Sunday, 9 June 2013

Individual marble bundt cakes with ganache glaze





I watch an awful lot of cookery shows on television.  A frightening amount.  At risk of sounding grouchy and non-trendy (oh, the very thought!) I am getting increasingly fed up with British television’s (and my finger is pointing mostly at you, BBC) mania for blurry shots where perhaps just one item might be in focus, swooping shots that make you feel ill and focussing the camera on the presenter’s face so they can smile at us when we’d rather be watching what’s happening in the saucepan or bowl.   Don’t even get me started on the deafening background music, the fake little tableaux of ‘friends’ arriving for supper or travelling around town on a scooter.  It’s a cookery show – show us cooking!  Is it just me?  Am I the only one who longs for a return to the school ma’am-ish presentation of Delia Smith?  Am I so uncool and out of touch??? (NB.  I also have a spin-off rant about cookbooks with more photos of the cook/chef than the actual recipes.)





Anyway, what I’m building to is saying how much more ‘instructional’ I find North American cookery shows.  My current favourite is Anna Olson whose shows are perfect little master classes in baking.  No blurry shots, no flirting and coyness, no catering for gatherings.  Just common sense and good clear instructions.  Bravo!




It is from ‘Bake with Anna Olson’ shown on the Food Network that this recipe comes.  I think I’ve only used my Wilton individual bundt pan once before so this looked a good opportunity to dig it out!




I converted the recipe from the original cups (there is a link for the original recipe below) but please note that I added two tablespoons of milk to the chocolate batter as it was so thick it was like a truffle filling and I worried it might bake a bit hard.  I used my own ganache recipe, and I also added some cream cheese frosting on a whim...as you do!  I’m glad I added the frosting as the cakes might have been a little heavy going without it.




I didn’t wait long enough for my ganache to cool so had to do a double-dip.  I like how the chocolate layers came to rest at different levels; very pretty:




If you would prefer the original recipe in its original cup measurements it can be found here






Ingredients

For the cakes:
85g dark chocolate
115g unsalted butter, at room temperature
200g caster sugar
2 eggs
160ml sour cream
2 teaspoons vanilla extract
190g plain flour
1 teaspoon baking powder
½ teaspoon salt
2 teaspoons cocoa powder, sifted
1-2 tablespoons milk, if needed

For the ganache glaze:
70ml whipping cream
1 tablespoon caster sugar
65g dark chocolate

For the cream cheese frosting:
50g unsalted butter, at room temperature
150g cream cheese – I used Philadelphia
50g icing sugar
1 teaspoon vanilla extract

If you would prefer the original recipe in its original cup measurements it can be found here.


Method

Preheat the oven to 180°C/fan oven 160°C/350°F/gas mark 4.

Take a 12 hole mini bundt pan and spray with cake release or grease with butter and then dust with flour.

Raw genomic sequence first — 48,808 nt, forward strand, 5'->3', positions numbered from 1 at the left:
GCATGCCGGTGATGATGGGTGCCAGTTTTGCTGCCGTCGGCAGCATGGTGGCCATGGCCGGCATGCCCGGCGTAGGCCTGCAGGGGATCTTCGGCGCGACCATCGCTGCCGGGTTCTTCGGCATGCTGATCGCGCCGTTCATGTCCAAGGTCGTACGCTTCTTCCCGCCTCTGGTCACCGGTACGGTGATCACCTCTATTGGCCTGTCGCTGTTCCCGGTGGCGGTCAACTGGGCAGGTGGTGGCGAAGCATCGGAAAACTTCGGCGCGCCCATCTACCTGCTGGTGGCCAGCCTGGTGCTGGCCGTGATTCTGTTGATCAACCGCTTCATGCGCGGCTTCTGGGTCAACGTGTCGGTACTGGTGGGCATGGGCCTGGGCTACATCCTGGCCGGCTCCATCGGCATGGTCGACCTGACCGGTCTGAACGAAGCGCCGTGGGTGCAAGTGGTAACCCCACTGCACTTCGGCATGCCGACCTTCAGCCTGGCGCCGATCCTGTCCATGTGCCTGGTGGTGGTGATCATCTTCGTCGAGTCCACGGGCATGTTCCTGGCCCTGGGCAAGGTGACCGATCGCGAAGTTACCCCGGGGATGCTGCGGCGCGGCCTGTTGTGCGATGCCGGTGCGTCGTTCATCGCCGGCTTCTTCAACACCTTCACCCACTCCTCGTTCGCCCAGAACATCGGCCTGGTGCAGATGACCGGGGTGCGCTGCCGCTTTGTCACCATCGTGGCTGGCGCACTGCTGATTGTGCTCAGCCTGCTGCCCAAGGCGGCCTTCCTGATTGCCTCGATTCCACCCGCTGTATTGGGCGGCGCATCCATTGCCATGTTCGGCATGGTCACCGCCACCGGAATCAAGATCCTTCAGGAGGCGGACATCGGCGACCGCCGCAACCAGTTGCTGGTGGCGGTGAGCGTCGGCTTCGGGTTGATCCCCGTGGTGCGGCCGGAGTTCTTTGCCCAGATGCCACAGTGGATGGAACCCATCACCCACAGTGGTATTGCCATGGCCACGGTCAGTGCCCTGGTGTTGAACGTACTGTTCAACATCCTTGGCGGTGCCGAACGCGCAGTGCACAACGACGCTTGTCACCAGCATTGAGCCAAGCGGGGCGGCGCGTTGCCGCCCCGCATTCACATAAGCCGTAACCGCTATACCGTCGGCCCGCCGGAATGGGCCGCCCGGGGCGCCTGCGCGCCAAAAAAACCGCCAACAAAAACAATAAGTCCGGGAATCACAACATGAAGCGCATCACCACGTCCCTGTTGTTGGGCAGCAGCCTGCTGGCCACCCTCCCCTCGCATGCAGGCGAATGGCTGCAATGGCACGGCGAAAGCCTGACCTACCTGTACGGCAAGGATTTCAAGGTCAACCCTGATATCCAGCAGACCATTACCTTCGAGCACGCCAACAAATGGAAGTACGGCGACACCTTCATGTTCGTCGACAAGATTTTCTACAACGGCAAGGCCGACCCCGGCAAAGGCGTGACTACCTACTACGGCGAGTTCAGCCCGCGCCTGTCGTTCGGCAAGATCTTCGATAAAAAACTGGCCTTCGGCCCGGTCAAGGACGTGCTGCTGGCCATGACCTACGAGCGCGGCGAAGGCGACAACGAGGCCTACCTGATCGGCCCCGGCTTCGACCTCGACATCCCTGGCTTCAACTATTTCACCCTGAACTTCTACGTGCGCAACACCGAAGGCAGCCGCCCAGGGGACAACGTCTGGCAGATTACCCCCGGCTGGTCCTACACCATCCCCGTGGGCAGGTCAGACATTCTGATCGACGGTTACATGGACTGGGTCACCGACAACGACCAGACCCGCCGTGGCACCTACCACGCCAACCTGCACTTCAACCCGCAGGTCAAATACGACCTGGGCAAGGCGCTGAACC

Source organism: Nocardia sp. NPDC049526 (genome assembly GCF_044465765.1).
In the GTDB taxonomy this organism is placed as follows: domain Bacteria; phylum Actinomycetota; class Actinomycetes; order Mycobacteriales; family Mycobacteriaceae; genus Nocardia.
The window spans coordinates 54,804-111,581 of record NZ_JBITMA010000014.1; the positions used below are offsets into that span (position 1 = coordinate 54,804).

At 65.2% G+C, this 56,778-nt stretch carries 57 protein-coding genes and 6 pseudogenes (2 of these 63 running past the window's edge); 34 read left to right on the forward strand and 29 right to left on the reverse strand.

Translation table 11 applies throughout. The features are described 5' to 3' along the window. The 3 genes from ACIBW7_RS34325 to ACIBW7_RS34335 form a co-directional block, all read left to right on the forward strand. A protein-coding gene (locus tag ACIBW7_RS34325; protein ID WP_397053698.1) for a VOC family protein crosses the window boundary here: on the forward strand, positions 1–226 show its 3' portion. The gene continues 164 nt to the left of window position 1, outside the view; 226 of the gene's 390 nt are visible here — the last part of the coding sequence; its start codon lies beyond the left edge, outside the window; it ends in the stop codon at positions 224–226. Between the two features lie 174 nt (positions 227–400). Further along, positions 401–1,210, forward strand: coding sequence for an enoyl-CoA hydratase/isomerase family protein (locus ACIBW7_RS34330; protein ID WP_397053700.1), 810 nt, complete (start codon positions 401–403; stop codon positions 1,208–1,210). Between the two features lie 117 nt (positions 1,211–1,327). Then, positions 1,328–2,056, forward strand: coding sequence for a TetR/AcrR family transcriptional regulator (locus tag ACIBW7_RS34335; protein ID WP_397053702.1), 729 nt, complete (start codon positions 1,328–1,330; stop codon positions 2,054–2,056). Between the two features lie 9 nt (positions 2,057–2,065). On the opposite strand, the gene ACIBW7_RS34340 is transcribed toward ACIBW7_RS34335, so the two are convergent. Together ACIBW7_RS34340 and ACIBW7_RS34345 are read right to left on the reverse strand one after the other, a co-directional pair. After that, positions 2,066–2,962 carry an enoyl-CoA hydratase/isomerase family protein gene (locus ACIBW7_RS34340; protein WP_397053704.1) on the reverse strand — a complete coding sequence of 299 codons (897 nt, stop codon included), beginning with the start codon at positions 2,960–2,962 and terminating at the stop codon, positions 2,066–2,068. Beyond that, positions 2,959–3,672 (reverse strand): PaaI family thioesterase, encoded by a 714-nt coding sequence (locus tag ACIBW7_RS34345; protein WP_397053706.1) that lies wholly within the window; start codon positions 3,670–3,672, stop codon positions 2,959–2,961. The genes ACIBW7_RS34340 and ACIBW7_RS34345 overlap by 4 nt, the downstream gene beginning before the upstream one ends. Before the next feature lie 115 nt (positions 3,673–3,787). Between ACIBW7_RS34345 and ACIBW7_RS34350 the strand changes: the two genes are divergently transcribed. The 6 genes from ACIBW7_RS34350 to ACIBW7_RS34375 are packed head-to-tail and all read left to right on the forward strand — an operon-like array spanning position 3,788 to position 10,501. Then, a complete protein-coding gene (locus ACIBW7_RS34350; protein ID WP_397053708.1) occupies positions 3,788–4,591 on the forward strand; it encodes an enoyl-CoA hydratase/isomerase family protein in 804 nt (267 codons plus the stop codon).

Break the chocolate into chunks and place either in a bowl sitting over a pan of simmering water (but not touching it) to melt, or in a covered bowl in the microwave giving it 30 second bursts until melted.  Leave to cool.

In a large bowl beat together the butter and sugar until light.

Beat in the eggs one at a time, followed by the sour cream and vanilla.

Add the flour, baking powder and salt and beat until combined.

Spoon about 1/3 of the batter into a separate bowl – I did this by eye, because there’s no need for it to be exact.

Into this 1/3 of batter, stir in the melted chocolate and the cocoa powder.  At this point, I found the chocolate batter a little dry so stirred in some milk to slacken it.  It will be firmed than the vanilla batter, so don’t panic.

Spoon a heaped tablespoon of vanilla batter into each bundt hole – I used a knife to make it into 2 blobs which I dropped on opposite sides of the bundt.

Take a level tablespoon of chocolate batter and, again, drop in two separate blobs in the pan, filling the gaps left by the vanilla.

If there’s any batter left of either colour add it to any bundt holes that look like they have some spare capacity.  You can fill the moulds almost to the top as they don’t rise greatly.

Use a skewer or toothpick to swirl the two colours of batter together.

Bake for approximately 20 minutes or until a skewer inserted into the cakes comes out clean.  Mine took exactly 20 minutes.

Leave to cool in the moulds for 30 minutes before turning out and leaving to cool completely on a wire rack.

If your cakes are uneven you can trim a layer off the bottom to ‘smarten’ them up.  I rather liked leaving them as they were as I like how the edges went crispy.

When the cakes are cool you can make the ganache: Place the cream and sugar in a saucepan and bring to almost boiling point.

Remove from the heat and add the chocolate.

Leave it to stand for a minute before stirring and bringing the chocolate and cream together.  At first it will look runny but keep stirring and it will become thick and glossy.

Leave to cool for five minutes or the glaze might be too runny to hold on the cakes.  I learned this to my cost and had to dip them all again once the ganache had cooled down more.

Dip the top of the cakes into the glaze and then put them back on the cooling tray to set.  The glaze will cover the top of the cake but the sides should remain clean so you can see the sponge....of course, the odd drip or spill is not going to offend anyone!

When the glaze has set you can make the frosting: beat the butter in a bowl until smooth and soft.

Add all the other ingredients and beat together until smooth and light.